This was what actually made me go to a private consultant after the NHS fobbed me off. When the covid rules were relaxed in summer 2020 I found myself in a noisy room of masked up people all chatting to each other a few times and I really struggled to catch everything an individual person was saying, I was lipreading more than I realised to fill in the gaps!


Do the hearing aids reduce tinnitus does anyone know or do they just mask it by boosting the sounds?
 

Richard III

Member
NFFN Member
Location
CW5 Cheshire
This was what actually made me go to a private consultant after the NHS fobbed me off. When the covid rules were relaxed in summer 2020 I found myself in a noisy room of masked up people all chatting to each other a few times and I really struggled to catch everything an individual person was saying, I was lipreading more than I realised to fill in the gaps!


Do the hearing aids reduce tinnitus does anyone know or do they just mask it by boosting the sounds?

My audiologist says that wearing hearing aids often reduces tinnitus, he claims the tinnitus is replacing the high pitched noises your brain would normally hear. I think my tinnitus is better now I wear a decent hearing aid all day and streaming music for a while can turn it off completely, but it soon comes back. My hearing aids can be programmed to continuously play back ground sounds that are supposed to help, I'm not sufficiently bothered by my tinnitus to bother with them though.
 
I think the reason it took me so long to get something done was probably vanity and worrying people might mock. But having to keep asking people to repeat stuff and still not hearing properly is worse. Also I really struggled with higher pitched voices so now I can actually have a conversation with my grandauter.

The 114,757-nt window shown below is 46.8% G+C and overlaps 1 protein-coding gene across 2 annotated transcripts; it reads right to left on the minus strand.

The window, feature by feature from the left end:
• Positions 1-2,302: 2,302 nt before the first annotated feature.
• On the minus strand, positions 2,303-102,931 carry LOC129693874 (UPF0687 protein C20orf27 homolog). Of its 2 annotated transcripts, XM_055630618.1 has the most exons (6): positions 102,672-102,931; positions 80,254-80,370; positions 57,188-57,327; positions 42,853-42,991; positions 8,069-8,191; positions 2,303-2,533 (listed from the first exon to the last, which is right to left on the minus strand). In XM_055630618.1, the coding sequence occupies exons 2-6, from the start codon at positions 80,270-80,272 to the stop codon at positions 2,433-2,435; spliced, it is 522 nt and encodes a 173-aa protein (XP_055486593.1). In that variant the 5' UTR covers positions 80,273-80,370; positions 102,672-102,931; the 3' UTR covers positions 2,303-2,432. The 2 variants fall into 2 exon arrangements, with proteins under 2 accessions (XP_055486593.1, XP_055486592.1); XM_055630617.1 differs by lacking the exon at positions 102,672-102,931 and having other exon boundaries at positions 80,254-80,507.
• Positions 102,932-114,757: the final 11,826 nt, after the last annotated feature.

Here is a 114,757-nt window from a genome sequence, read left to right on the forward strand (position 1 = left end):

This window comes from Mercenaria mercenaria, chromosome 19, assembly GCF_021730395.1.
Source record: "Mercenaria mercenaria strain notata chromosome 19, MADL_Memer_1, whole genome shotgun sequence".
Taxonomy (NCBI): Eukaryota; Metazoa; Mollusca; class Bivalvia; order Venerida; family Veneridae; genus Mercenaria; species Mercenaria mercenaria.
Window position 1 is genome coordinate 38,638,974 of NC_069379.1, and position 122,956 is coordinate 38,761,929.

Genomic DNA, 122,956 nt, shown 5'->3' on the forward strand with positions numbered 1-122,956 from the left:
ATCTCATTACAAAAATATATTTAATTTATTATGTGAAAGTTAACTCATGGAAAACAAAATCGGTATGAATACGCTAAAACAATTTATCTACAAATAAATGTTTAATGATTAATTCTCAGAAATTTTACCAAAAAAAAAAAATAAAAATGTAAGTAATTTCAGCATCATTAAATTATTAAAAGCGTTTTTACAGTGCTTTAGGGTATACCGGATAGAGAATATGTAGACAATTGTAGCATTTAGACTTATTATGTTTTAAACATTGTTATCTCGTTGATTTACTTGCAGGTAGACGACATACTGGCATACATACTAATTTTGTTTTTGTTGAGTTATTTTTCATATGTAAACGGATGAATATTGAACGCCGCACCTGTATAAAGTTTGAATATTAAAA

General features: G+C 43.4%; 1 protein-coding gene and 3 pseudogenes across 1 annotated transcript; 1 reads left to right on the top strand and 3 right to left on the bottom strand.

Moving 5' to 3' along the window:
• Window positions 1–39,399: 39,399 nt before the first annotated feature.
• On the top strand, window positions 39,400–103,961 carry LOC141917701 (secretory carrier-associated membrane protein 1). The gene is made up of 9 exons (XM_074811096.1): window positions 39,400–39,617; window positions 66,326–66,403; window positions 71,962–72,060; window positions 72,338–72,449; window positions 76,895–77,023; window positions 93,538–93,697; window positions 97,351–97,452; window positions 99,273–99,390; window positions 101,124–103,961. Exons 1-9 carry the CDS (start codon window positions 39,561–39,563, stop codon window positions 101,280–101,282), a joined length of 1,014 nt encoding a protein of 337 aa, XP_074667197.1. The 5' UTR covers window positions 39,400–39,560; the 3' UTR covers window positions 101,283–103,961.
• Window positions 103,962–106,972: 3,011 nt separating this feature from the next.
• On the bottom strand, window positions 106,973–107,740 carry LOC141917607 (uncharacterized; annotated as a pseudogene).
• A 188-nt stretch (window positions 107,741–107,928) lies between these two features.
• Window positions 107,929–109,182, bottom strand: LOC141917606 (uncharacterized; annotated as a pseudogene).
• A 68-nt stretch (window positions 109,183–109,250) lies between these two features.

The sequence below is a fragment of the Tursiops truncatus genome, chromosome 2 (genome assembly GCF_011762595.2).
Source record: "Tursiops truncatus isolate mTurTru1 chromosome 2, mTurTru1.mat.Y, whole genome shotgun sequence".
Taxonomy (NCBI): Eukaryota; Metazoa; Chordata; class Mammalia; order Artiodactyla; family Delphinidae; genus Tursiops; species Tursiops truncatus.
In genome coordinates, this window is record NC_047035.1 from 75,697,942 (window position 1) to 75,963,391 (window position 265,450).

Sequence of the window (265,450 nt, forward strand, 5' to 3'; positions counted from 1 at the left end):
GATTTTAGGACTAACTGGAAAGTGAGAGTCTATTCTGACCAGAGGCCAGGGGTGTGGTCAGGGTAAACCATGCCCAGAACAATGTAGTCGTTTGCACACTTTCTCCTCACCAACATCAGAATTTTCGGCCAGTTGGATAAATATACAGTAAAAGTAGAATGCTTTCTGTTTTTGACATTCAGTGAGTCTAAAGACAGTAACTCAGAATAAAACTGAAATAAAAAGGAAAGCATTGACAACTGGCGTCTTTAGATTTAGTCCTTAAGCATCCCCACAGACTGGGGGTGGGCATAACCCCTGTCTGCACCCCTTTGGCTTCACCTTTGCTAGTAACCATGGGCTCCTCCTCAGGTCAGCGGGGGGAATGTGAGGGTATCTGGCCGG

PSQ

Member
Arable Farmer
Location
Scottish Borders
I cant hear in a crowd or with any background noise, but I'm put off by the cost of going private.
10 years ago I went for laser eye surgery, and the first consultation wasn't so much about my eye sight, but general questions ultimately relating to how much I could afford to pay.
Then they quoted £3400, which I politely refused as it was a lot of money and I wasn't that flush.
The next week they were back on the phone offering a discount at £3000, again I declined. The following week a final discount to £2800, to which I twigged they'd been taking the pee at £3400, so I told them to stop calling. The next week they called back again offering £2800, and I told them unless they could do it for £2200 to stop ringing. A week later they called back to offer the same £2800, but after telling them to delete my details they agreed to do it for £2200.

Is it the same 'salesmanship' and buggering about with buying hearing aids?
 
I can only go on my experience. I looked into various sources and opted for boots as the audiologist was fantastic . She went through various devices and pros and cons I went for top of the range she said from her experience they were the best but no hard sell . I appreciate they want to sell the highest price ones but all my decision and so far pleased with them.
 

Hawkes

Member
Arable Farmer
Location
devon
My audiologist says that wearing hearing aids often reduces tinnitus, he claims the tinnitus is replacing the high pitched noises your brain would normally hear. I think my tinnitus is better now I wear a decent hearing aid all day and streaming music for a while can turn it off completely, but it soon comes back. My hearing aids can be programmed to continuously play back ground sounds that are supposed to help, I'm not sufficiently bothered by my tinnitus to bother with them though.
This . I had tinnitus that was starting to drive me bonkers after years of sawmilling and farming. Two nhs aids and the change was startling plus I can now hear. I wear glasses and don’t find it a problem at all.
My old mum had fancy expensive ones and they were a pain as was always losing the things. Her terrier ate a couple caught in mid air. Don’t think she ever tried to recover them!